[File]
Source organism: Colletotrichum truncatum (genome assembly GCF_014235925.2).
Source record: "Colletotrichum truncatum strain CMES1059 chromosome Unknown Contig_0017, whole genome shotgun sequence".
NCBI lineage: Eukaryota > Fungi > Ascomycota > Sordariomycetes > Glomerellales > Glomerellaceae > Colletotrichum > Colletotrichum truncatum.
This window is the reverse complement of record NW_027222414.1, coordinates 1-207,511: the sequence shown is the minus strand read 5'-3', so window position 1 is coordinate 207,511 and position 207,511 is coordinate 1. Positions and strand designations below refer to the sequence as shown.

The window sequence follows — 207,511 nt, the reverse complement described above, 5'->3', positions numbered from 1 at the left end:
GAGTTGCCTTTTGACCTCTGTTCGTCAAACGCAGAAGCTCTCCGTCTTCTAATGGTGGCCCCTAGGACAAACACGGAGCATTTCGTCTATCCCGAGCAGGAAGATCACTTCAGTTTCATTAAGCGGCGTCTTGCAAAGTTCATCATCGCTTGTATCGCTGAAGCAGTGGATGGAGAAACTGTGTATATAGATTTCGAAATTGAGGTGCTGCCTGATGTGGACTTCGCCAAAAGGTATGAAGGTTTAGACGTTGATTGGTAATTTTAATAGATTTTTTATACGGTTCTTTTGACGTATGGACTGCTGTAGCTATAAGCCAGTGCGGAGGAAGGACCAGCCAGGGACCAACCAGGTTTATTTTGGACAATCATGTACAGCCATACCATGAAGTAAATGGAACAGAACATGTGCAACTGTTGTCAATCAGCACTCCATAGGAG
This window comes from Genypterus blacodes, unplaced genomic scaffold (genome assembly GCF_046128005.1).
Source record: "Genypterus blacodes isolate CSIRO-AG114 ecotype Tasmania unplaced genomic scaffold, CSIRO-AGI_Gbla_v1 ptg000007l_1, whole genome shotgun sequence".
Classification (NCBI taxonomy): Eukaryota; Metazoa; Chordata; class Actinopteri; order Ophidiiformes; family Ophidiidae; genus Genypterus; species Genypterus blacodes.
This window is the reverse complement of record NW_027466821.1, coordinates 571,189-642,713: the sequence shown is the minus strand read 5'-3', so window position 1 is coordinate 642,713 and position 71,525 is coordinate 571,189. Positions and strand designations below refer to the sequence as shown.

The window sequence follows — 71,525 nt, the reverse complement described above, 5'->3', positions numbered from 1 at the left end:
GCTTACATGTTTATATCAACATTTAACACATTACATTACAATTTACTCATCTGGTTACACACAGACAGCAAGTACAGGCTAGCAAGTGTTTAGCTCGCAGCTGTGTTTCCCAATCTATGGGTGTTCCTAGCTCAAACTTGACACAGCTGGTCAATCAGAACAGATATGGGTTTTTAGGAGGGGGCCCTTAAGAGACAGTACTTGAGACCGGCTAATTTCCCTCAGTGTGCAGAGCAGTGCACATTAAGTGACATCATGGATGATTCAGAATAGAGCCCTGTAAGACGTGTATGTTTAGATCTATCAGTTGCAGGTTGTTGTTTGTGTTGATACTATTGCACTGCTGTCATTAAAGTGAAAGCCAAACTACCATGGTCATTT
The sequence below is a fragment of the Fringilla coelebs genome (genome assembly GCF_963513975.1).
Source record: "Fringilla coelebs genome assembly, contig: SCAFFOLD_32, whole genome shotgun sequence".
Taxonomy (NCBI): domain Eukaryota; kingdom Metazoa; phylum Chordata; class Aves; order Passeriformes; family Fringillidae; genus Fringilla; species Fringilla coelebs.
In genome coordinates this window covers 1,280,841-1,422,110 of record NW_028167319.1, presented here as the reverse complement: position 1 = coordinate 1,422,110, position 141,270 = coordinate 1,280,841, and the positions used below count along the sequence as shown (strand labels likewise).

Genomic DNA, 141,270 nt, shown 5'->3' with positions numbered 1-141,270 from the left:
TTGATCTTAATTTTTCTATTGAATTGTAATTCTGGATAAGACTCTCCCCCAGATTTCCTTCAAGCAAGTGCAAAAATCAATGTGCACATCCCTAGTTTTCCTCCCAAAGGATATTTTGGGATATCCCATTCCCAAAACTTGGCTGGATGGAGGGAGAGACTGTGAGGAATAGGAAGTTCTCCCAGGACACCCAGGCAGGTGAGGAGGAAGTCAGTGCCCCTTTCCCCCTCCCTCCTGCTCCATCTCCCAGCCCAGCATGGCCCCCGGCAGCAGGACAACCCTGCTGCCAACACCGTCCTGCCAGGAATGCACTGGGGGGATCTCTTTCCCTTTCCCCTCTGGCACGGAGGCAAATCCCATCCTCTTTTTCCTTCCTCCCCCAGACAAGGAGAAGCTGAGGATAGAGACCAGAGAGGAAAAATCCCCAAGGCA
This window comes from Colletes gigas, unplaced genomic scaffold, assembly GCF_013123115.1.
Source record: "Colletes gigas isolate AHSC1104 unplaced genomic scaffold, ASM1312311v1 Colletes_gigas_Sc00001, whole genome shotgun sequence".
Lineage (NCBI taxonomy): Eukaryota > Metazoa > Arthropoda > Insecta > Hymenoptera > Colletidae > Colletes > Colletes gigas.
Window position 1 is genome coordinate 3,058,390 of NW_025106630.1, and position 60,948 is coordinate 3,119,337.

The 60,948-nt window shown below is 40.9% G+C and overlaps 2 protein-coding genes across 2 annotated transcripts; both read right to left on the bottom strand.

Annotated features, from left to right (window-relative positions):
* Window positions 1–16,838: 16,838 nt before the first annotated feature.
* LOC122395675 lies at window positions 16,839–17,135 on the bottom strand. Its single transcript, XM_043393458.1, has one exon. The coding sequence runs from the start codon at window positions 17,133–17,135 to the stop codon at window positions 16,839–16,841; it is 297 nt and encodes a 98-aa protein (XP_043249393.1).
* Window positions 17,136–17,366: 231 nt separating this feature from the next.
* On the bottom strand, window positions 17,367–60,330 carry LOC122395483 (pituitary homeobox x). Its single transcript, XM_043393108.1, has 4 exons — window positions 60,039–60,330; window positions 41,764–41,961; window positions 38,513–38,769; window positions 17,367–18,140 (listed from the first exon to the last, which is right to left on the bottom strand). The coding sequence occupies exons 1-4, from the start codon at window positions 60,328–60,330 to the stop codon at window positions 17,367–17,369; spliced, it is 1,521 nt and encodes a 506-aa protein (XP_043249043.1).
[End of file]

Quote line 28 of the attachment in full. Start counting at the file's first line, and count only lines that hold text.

* On the bottom strand, window positions 17,367–60,330 carry LOC122395483 (pituitary homeobox x). Its single transcript, XM_043393108.1, has 4 exons — window positions 60,039–60,330; window positions 41,764–41,961; window positions 38,513–38,769; window positions 17,367–18,140 (listed from the first exon to the last, which is right to left on the bottom strand). The coding sequence occupies exons 1-4, from the start codon at window positions 60,328–60,330 to the stop codon at window positions 17,367–17,369; spliced, it is 1,521 nt and encodes a 506-aa protein (XP_043249043.1).